The paper did a lot of the analyses we’d like to see. For example, because participation in ALP was voluntary, the ALP students differed from students who took the remedial course first: ALP students were more likely to be white and more likely to be female. So the study matched ALP students with demographically-similar remedial students; the ALP students had better completion rates. However, there could be some other lurking variable (“grit,” let’s say) that caused the ALP students to choose ALP and also caused them to do better.

    Non-remedial students in the ALP classes– that is to say, qualified students taking English 101– did slightly worse in future classes than their counterparts who took classes with no ALP students. This also might be explained by a lurking variable: a sharp, on-the-ball student might want to sign up for an English 101 section that didn’t have remedial students in it.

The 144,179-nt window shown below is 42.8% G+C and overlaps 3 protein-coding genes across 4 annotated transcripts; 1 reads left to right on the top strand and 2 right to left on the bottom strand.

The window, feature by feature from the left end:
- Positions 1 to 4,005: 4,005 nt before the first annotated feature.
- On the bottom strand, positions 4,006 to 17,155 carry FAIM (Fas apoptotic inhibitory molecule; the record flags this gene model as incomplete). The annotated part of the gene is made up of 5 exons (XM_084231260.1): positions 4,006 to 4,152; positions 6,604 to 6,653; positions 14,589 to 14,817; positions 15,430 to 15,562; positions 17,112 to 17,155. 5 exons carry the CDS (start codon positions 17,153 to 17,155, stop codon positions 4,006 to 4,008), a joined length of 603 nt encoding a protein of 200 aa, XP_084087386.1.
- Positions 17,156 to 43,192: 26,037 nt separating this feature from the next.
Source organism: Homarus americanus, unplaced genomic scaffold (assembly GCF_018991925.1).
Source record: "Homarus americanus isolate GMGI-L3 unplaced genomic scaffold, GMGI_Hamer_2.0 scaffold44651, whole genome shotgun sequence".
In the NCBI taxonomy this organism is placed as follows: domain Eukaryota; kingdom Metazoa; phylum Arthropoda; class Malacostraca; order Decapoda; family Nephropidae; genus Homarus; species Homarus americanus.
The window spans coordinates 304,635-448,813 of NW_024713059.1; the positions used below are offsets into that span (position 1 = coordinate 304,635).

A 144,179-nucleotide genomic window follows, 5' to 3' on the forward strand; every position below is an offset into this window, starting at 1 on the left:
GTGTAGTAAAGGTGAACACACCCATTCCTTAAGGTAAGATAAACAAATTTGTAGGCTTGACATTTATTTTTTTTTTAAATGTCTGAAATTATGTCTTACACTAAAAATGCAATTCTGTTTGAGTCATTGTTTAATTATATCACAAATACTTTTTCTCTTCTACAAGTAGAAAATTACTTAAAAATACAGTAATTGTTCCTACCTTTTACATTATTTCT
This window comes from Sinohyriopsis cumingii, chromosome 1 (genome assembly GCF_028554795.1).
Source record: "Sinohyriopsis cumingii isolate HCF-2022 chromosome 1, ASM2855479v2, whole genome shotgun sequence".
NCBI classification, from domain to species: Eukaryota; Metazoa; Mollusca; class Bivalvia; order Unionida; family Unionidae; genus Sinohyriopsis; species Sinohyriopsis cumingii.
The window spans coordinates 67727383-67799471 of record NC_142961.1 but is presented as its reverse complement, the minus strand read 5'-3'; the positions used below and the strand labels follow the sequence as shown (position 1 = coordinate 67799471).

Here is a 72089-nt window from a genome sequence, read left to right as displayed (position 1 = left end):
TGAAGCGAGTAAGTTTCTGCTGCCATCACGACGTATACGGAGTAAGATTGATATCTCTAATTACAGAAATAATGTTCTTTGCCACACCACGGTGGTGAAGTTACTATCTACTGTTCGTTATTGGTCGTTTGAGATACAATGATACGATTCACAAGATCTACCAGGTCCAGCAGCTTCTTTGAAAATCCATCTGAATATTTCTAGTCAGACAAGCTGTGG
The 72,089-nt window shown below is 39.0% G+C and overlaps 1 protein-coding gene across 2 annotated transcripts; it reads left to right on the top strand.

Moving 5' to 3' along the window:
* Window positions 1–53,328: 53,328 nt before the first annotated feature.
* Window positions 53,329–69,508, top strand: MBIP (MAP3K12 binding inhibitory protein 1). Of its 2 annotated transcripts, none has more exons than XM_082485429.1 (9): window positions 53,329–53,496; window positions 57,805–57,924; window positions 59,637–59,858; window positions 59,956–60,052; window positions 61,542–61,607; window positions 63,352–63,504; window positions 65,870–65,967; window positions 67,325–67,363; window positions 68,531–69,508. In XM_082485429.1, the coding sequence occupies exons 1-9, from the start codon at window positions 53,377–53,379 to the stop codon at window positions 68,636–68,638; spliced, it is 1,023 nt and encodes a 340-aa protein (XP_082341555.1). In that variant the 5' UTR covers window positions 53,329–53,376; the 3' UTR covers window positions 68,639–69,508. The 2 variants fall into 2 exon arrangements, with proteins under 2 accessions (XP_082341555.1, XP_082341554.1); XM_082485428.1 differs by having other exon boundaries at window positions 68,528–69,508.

5. And the problem with this is …what? The college knows what students will need in the college level courses. If students do not have the background preparation, they need remediation. Just because a student has a grade for some high school work doesn’t mean the student is ready. Should the college keep passing the student like the high school did? No.

    • Cardinal Fang says:

      The problems with remedial courses are many. Some students who fail placement tests might not need remediation, particularly older students in math who could do fine with a quick refresher instead of one or two full-term math courses. Joanne has previously posted links to studies that showed students who failed placement tests, but nevertheless for one reason or another took the college-level courses, did no worse than their peers. And, for students who do need remediation, we don’t have a good understanding of how to go about delivering it. We’d like to get underprepared students into regular college-level courses as soon as possible, but we don’t want to set them up for failure.